Design: Kazutoshi Arima, Toyota Technocraft Inc.
Chassis: Toyota Technocraft Inc., Toyota Japan, Lotus Engineering.
Engine: Toyota Technocraft Inc., Yamaha Motor Corp.
Interior desing: Tadashi Nakagawa, Toyota Japan.
Generations, revisions, models, modifications
1989/09 - 1993/10: Revision 1. 3SGTE Gen.1 204bhp@5900rpm
1993/10 - 1995/10: Revision 2. 3SGTE Gen.2 225bhp@6000rpm
1995/03 - 1997/01: Revision 3. 3SGTE Gen.3 245bhp@6000rpm
1997/01 - 1998/01: Revision 4. 3SGTE Gen.3 245bhp@6000rpm
1998/01 - 1999/02: Revision 5. 3SGTE Gen.3 245bhp@6000rpm
Revision 1. 3SGE Gen.1 156bhp@6400rpm
Revision 2. 3SGE Gen.2 177bhp@6600rpm with VVTi system
Revision 3. 3SGE Gen.3 177bhp@6600rpm with VVTi system
Revision 4. 3SGE Gen.4 177bhp@6600rpm with VVTi system
Revision 5. 3SGE Gen.5 210bhp@7000rpm with dual VVTi system
Modifications Rev.4 and Rev.5:
Revision 4: New front clear lens, red stitching steering wheel, MR2 tail insignia was replaced with the Toyota symbol.
Revision 5: New 15" 5 spoke wheels, red stitching steering wheel and shift knob, combat adjustable rear wing (Toyota Technocraft).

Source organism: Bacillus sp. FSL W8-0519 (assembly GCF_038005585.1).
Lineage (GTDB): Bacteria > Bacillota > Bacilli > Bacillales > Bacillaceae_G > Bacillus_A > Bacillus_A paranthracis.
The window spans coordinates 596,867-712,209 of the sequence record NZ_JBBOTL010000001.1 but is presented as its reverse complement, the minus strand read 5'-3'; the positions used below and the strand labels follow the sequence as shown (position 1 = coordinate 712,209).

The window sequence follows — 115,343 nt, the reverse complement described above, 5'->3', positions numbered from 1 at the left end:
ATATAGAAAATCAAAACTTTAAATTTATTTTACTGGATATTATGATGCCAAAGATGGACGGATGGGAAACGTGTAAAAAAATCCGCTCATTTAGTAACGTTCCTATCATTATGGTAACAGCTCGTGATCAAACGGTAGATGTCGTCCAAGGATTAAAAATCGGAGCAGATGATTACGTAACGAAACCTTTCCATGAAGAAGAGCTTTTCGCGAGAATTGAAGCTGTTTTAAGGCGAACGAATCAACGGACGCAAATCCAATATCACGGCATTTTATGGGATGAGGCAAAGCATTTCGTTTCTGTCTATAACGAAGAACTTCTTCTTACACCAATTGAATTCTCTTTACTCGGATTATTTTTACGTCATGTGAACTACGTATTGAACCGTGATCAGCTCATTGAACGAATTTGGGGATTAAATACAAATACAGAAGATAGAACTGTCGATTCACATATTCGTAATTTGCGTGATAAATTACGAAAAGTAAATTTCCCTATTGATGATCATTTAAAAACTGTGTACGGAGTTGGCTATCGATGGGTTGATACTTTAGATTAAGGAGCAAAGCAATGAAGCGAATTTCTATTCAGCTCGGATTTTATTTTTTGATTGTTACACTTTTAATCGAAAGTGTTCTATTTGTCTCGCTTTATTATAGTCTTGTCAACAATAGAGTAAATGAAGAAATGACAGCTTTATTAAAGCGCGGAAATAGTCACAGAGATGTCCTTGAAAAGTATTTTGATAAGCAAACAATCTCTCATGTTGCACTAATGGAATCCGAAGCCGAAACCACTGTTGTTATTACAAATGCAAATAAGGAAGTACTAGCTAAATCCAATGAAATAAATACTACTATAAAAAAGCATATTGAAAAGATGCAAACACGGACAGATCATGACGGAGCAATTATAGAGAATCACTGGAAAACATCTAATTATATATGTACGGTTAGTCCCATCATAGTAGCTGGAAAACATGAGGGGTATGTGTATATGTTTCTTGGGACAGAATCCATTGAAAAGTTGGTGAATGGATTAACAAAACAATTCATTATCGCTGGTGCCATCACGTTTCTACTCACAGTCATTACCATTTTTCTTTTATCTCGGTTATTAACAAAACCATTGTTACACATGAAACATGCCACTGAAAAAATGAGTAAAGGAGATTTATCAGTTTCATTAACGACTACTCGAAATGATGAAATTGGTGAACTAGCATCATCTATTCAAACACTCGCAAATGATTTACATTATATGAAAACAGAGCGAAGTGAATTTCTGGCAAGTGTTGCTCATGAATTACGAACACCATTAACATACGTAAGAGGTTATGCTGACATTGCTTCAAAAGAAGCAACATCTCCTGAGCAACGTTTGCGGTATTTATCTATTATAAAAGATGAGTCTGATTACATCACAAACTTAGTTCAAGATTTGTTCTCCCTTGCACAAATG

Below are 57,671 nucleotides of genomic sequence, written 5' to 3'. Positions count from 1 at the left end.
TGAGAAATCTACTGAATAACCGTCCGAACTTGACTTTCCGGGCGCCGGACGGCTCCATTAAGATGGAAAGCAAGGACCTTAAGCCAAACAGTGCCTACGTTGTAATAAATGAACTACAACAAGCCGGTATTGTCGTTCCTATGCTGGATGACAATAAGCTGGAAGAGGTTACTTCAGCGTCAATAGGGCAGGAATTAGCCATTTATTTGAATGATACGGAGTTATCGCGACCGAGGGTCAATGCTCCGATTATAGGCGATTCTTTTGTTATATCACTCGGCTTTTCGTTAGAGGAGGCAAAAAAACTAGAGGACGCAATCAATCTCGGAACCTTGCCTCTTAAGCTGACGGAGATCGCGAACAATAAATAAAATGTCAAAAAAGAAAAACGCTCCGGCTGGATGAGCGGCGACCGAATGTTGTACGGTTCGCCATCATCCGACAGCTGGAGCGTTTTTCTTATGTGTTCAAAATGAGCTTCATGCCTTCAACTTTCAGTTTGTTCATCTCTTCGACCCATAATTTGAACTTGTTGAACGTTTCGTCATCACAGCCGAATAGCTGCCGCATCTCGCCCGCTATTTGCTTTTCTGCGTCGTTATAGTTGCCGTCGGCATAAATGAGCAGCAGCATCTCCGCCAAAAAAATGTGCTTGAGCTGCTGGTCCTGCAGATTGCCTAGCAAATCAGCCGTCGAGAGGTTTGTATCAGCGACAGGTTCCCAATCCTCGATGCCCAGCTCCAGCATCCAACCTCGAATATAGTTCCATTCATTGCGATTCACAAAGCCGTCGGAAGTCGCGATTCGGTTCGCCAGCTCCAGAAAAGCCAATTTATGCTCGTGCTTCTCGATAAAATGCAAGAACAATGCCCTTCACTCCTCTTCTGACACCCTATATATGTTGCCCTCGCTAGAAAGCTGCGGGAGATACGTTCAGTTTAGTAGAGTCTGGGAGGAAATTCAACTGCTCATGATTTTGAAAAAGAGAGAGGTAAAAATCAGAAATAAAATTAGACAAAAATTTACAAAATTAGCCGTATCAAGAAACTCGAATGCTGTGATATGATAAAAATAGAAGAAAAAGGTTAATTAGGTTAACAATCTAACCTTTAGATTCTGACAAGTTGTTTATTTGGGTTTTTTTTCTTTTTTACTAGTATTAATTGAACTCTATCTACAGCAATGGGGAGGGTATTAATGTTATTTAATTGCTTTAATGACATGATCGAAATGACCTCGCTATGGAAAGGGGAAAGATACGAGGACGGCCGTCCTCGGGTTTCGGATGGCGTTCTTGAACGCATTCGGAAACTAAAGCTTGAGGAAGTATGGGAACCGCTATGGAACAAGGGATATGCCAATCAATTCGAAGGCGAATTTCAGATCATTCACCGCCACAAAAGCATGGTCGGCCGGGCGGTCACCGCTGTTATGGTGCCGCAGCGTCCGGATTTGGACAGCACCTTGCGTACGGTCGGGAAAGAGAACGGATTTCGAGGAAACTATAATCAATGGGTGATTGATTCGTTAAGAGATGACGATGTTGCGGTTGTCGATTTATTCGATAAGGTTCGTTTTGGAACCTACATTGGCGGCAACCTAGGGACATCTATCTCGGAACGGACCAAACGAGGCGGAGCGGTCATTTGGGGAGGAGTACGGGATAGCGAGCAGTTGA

Premium Edition (only 1000): Special edition of Revision 2 with second generation spoiler, limited edition british green with special Lexus OEM beige leather seats, adjustable seats, two airbags, abs and control cruise.
Revision 4 and Revision 5 with limited Recaro interior, OEM Matsushita Denso GPS system, traction control (only revision 5).
Engine Toyota 1UZ-FE 3968 cc twin turbo
Transmission Hewland VGC (1995), March (1996) 6 (1995), 5 (1996)
The Sard MC8-R was a modified and lengthened version of the SW20 built for GT racing by Toyota’s works team SARD (Sigma Advanced Research Development). The MC8-R housed a twin turbo version of the 1UZ-FE V8 giving out 600bhp.Eligible for the GT1 category, the MC8-R lacked pace against the new generation sports cars and homologation specials such as Porsche 911 GT1, but did compete alongside a similarly modified Toyota Supra. Later that year the car attempted the 1000km Suzuka, this time managing to finish. The MC8-R made its first outing in the 1995 24 Hours of Le Mans where it retired after 14 laps. It was replaced for the following year with the GT-One.
One MC8 road car was built in order to meet homologation requirements, but its current whereabouts are unknown.
Pues eso, enjoy our pocket machines!
Lento, your SW20 itÁs a one premium limited edition. Caché 8) 8) 8)